[av_textblock size=” font_color=” color=”]
Barbara was born a pet lover. As a little girl she sneaked home a puppy from a litter across the street, named her Peppy, and fed her milk from her dolly’s baby bottle. Her parents could not say no, and Peppy became a member of the family for some 19 years.
In her life outside publishing, Barbara is a licensed Ohio attorney and taught media law and ethics and various news writing and reporting courses for 10 years at Miami University, Oxford, Ohio.
In 2012, Barbara also served as co-director of Miami’s “Italy and the Renaissance,” six-week summer abroad program in Florence, Italy, having taught “Specialty Reporting in Journalism” (JRN 350) there for the summer of 2011.
Barbara received her juris doctorate from the University of Cincinnati College of Law and a B.A. in Journalism from Arizona State University.
Through her bar association activities she organized an event at Miami featuring Dr. Daniel Ellsberg of Pentagon Papers fame, which resulted in a $100,000 gift to the journalism program. She also co-authored “Top Paper in the Law Division,”
Association for Education in Journalism and Mass Communication (AEJMC), Southeast Colloquium, March 4, 2006: “Applying Hazelwood to the College Press: Forum Doctrine and Government Speech in the U.S. Court of Appeal.”
A long-time supporter of women in the law, Barbara served as a president of the Greater Cincinnati Women Lawyers Association and she is a founding member of the Ohio Women’s Bar Association. Nationally, Barbara serves as immediate past chair of the Teaching Committee of the American Bar Association’s Forum on Communications Law.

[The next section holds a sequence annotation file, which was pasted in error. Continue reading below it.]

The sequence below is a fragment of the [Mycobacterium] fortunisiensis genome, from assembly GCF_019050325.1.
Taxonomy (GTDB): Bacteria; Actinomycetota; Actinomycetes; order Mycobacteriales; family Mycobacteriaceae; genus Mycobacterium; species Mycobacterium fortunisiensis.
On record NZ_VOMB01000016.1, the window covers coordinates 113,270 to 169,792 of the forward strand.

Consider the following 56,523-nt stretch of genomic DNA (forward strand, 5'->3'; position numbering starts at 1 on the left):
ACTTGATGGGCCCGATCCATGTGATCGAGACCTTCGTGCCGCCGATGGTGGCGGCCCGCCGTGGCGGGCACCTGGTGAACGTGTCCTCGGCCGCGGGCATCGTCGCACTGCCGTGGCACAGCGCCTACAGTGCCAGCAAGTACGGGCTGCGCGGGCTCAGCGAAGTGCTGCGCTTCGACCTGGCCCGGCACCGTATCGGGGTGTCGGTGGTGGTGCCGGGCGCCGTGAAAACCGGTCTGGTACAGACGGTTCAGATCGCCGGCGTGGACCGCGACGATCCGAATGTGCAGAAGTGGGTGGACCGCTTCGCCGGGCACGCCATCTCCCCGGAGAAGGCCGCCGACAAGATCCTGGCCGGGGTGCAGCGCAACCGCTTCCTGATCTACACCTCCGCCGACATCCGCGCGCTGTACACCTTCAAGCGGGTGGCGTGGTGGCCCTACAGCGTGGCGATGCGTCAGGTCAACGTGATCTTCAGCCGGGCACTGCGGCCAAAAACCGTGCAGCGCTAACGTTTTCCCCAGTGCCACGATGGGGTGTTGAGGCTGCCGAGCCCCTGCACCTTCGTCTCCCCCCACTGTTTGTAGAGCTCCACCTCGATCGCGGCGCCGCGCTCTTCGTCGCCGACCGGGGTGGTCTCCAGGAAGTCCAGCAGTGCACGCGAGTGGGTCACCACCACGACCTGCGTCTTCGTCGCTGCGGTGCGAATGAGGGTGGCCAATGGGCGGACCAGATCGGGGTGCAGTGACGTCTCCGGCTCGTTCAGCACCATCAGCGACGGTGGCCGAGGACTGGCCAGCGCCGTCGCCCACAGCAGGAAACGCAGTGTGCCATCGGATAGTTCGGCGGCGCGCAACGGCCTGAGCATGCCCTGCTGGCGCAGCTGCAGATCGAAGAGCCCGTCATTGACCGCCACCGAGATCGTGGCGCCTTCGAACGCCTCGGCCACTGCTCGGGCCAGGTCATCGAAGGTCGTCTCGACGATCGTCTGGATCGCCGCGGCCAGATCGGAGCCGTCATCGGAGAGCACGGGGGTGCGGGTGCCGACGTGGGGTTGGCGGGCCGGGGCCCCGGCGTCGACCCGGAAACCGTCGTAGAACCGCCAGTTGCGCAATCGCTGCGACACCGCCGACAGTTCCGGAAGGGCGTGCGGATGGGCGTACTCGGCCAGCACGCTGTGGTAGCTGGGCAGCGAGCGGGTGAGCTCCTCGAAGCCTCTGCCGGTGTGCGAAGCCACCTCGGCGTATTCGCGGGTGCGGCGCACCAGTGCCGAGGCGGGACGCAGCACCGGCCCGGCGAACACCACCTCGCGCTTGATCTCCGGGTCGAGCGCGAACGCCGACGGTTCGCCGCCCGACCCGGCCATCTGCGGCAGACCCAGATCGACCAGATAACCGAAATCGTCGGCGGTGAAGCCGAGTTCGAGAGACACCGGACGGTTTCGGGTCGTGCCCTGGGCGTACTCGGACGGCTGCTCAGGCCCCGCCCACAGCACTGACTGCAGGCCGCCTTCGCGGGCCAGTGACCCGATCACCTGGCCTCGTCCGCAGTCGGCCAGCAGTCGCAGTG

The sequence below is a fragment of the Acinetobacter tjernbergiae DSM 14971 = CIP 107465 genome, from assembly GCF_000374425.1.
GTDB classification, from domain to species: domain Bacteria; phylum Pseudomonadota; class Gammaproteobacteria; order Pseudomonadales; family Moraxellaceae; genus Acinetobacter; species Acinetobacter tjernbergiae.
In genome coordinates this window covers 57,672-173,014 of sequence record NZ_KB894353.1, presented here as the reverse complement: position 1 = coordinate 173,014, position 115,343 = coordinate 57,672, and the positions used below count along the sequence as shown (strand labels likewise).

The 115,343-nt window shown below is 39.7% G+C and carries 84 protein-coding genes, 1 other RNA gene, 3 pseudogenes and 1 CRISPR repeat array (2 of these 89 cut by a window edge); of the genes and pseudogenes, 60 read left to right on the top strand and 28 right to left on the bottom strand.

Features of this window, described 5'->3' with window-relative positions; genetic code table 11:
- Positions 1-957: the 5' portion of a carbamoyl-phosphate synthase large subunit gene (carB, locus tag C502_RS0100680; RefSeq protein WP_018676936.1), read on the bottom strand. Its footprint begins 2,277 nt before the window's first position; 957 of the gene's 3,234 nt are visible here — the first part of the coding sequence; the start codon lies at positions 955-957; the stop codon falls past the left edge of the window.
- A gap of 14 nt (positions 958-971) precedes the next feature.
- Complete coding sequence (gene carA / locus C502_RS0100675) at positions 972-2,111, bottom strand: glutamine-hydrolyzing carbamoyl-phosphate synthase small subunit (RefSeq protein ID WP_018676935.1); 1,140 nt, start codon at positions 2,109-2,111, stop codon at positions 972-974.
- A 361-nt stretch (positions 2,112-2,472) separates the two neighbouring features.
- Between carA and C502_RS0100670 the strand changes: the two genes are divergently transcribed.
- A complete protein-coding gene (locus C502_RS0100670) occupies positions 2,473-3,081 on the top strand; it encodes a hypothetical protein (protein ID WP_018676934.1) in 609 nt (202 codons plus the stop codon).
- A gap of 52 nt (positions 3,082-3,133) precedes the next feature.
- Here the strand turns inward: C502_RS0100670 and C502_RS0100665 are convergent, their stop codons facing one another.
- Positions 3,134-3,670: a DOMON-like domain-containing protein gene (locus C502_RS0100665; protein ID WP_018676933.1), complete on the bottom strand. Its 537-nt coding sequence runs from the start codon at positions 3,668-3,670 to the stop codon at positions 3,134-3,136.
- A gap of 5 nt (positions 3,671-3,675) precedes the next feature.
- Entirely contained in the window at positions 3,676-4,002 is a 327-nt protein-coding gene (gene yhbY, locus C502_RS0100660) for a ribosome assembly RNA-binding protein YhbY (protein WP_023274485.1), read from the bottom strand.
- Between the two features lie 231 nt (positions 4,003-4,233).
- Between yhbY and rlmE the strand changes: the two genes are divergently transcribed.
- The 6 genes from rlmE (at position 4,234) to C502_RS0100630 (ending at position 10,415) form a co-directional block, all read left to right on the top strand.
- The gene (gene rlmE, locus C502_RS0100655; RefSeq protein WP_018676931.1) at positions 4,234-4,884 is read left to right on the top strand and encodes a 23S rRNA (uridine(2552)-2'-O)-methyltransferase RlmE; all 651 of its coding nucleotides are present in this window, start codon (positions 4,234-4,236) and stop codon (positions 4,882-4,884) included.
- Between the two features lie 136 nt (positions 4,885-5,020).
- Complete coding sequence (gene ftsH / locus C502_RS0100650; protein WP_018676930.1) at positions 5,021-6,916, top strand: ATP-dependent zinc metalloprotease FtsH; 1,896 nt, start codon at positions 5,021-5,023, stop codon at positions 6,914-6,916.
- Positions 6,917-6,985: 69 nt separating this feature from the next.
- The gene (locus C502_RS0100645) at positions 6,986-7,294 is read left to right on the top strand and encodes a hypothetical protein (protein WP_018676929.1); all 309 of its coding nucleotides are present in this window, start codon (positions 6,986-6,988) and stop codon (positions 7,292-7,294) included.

Before law school she worked at two small newspapers in Arizona before becoming a reporter for The Cincinnati Post where she won an award from the Society of Professional Journalists, Queen City Chapter, for her coverage of multi-million dollar cable TV franchising battles. As a lawyer she wrote a column for the American Bar Association Journal for three years. Barbara also engaged in the general practice of law in the family’s Butler County, Ohio, firm, with her father, the late Carl Morgenstern, a 1948 Harvard Law School graduate.
A former law clerk to three federal judges in Cincinnati, she participated as of counsel with the late John A. Lloyd, Jr., in the U.S. Supreme Court case of Harte-Hanks Communications, Inc. v. Connaughton, a public figure libel case. The Morgenstern law firm, with co-counsel Ron Burdge, also established the law on attorney fees in Ohio as relates to the Consumer Sales Practices Act. In Bittner v. Tri-County Toyota, Inc. (1991), 58 Ohio St 3d 143, her briefs helped persuade the Ohio Supreme Court to adopt the federal lodestar computation.
She also has worked as a a Visiting Staff Attorney at the First Amendment Project in Oakland, Calif., supervising interns from various, national law schools.